4. Location Manager: This system is responsible for computing the location of assets as well as of workers using triangulation algorithm. The Location manager also provides location-aware services like geo-fencing.
  5. Analytics Engine: This analyzes all the raw data from sensors and provides all descriptive, predictive and prescriptive dashboards. One example of analytics is analyzing the performance of an industrial worker vis-à-vis his peers and provide guidance to improve performance in future.
  6. Human Machine Interaction (HMI): This layer provides the voice recognition and natural language processing via various bots, and thereby improves user experience in a dramatic way.


One of the questions that invariably arise in the context of connected workers is that of privacy. Since the connected workers are tracked, the privacy of the workers may be compromised at the factory premise. However, it is because of tracking, the industrial worker’s safety is dramatically enhanced. Given the importance of safety, workers may opt into tracking. If they do not, the same level of safety as provided by the tracking system may not be guaranteed.


Digital systems are not about any specific technology rather they are about the business outcomes. In the context of Connected Worker, the business outcomes relate to multiple parameters. First, a manufacturing company sees higher operational efficiency that results from higher productivity of the workers and seamless integration with the ERP system. Second, there is a significantly reduced operational expense resulting from improved safety of the workers and the faster turnaround time of maintenance jobs. Last but not the least, there is significantly improved user experience resulting from the human-machine interaction using natural language and the remote expert guidance using Augmented Reality. Thus, manufacturing companies embarking on a Connected Worker journey will outperform their peers on multiple dimensions and be more successful in the end.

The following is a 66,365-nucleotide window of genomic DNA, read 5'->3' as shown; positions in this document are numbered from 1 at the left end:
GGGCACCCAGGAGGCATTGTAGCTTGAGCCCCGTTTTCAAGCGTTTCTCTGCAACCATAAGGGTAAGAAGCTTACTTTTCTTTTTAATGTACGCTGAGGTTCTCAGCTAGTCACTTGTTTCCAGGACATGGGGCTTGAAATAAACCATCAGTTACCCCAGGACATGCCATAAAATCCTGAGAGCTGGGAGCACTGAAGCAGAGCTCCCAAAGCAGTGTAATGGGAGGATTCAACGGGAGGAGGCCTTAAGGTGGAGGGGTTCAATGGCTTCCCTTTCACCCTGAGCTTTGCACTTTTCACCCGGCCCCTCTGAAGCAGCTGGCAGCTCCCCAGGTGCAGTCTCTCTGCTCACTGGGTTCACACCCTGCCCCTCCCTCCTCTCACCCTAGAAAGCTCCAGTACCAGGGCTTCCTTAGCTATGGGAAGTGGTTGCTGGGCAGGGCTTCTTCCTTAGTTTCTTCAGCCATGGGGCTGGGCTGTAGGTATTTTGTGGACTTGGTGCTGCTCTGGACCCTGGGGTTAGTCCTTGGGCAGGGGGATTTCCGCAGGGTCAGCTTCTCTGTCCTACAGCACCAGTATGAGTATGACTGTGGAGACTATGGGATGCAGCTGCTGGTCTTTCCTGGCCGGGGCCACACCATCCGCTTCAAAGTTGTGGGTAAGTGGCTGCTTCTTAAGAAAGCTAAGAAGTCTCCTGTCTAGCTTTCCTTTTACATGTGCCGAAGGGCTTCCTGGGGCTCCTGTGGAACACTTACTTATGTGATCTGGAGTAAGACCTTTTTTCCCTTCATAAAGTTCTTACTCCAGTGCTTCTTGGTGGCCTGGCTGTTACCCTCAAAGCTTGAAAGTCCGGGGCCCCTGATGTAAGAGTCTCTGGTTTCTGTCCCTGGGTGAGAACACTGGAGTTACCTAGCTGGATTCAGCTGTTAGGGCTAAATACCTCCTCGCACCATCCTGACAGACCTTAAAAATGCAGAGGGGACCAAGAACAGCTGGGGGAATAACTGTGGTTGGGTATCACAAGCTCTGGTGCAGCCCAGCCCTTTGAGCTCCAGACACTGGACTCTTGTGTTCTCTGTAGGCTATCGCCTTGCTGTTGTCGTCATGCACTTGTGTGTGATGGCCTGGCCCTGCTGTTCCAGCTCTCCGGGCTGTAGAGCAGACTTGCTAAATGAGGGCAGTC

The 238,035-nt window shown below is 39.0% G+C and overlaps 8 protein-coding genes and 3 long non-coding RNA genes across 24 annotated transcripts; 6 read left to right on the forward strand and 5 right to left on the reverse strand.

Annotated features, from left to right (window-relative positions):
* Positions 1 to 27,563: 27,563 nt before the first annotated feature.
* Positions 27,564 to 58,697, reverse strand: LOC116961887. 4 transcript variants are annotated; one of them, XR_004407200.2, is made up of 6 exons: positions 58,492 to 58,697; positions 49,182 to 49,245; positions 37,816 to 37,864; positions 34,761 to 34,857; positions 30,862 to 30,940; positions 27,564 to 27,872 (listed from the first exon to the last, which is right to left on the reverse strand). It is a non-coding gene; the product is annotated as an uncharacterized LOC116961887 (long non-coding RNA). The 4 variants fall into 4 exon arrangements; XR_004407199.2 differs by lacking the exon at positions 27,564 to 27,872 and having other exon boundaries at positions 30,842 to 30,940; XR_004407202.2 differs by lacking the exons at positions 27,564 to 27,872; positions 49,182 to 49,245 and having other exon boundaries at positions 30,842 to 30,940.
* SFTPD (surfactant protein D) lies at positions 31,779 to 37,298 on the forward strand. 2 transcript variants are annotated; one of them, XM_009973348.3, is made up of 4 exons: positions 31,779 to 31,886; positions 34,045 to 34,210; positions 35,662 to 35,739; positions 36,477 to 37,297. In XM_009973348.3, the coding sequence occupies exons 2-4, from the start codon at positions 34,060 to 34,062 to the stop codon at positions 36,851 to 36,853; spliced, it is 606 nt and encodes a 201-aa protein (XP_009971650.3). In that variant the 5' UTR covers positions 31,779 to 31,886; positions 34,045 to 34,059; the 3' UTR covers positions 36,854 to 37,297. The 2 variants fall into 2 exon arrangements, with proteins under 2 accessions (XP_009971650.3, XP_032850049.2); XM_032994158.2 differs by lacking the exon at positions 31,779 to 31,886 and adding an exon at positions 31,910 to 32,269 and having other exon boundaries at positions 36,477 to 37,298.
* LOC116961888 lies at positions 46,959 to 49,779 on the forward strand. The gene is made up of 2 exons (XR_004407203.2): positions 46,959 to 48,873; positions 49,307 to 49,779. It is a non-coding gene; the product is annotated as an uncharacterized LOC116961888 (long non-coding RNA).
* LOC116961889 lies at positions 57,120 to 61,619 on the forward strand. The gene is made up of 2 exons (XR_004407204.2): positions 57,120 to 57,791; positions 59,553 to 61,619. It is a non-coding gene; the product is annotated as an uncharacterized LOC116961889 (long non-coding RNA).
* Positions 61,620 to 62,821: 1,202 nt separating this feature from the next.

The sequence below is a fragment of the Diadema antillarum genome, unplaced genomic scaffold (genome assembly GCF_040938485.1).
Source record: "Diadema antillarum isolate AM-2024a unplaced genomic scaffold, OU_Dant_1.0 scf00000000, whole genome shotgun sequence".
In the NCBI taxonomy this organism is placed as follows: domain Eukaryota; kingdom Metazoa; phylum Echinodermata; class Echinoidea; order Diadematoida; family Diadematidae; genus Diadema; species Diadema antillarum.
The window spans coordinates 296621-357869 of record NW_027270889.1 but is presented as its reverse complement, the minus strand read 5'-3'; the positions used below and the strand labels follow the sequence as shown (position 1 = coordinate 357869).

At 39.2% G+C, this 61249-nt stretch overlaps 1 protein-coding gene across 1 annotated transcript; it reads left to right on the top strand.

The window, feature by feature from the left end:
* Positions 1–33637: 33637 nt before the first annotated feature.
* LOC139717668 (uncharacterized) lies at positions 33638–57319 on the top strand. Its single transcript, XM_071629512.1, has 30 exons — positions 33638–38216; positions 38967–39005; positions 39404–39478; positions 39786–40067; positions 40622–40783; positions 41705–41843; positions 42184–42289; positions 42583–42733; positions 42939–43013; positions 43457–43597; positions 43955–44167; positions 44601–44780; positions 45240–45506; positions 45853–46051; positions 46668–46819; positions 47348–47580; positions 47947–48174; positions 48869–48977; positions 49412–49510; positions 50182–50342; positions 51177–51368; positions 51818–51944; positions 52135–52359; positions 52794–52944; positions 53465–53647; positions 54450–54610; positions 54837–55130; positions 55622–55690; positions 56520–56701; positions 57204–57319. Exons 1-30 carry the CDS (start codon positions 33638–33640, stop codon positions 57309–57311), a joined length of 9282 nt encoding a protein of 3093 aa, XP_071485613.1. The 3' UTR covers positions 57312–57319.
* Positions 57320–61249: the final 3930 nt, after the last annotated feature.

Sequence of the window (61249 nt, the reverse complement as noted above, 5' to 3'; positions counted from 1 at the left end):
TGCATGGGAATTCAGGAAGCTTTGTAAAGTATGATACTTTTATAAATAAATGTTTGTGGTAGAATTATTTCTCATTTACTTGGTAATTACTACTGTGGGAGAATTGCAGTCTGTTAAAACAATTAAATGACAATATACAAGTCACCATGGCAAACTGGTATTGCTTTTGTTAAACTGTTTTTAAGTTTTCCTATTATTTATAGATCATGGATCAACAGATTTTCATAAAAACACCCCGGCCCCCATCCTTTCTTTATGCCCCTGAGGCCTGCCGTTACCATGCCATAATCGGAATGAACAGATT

My sincere acknowledgements go to Jayanta Dey, Swarup Mandal, Ananda Jana, Souvik Dutta, Debasish Chanda and Team for making the Connected Worker solution real.



Sanjoy Paul
Sanjoy Paul

Dr. Sanjoy Paul is the Chief Digital Officer of WIPRO LTD in Manufacturing and Technology Strategic Business Unit and is responsible for driving profitable growth of clients via innovative digital technologies and business process transformations. Sanjoy has over 25 years of experience, most recent 10 years being in the IT industry and remaining 15 in Technology, Internet and Telecommunications domain. Most recently he was the Managing Director in Accenture leading Digital Go to Market for Chemicals, Natural Resources and Energy industries in North America.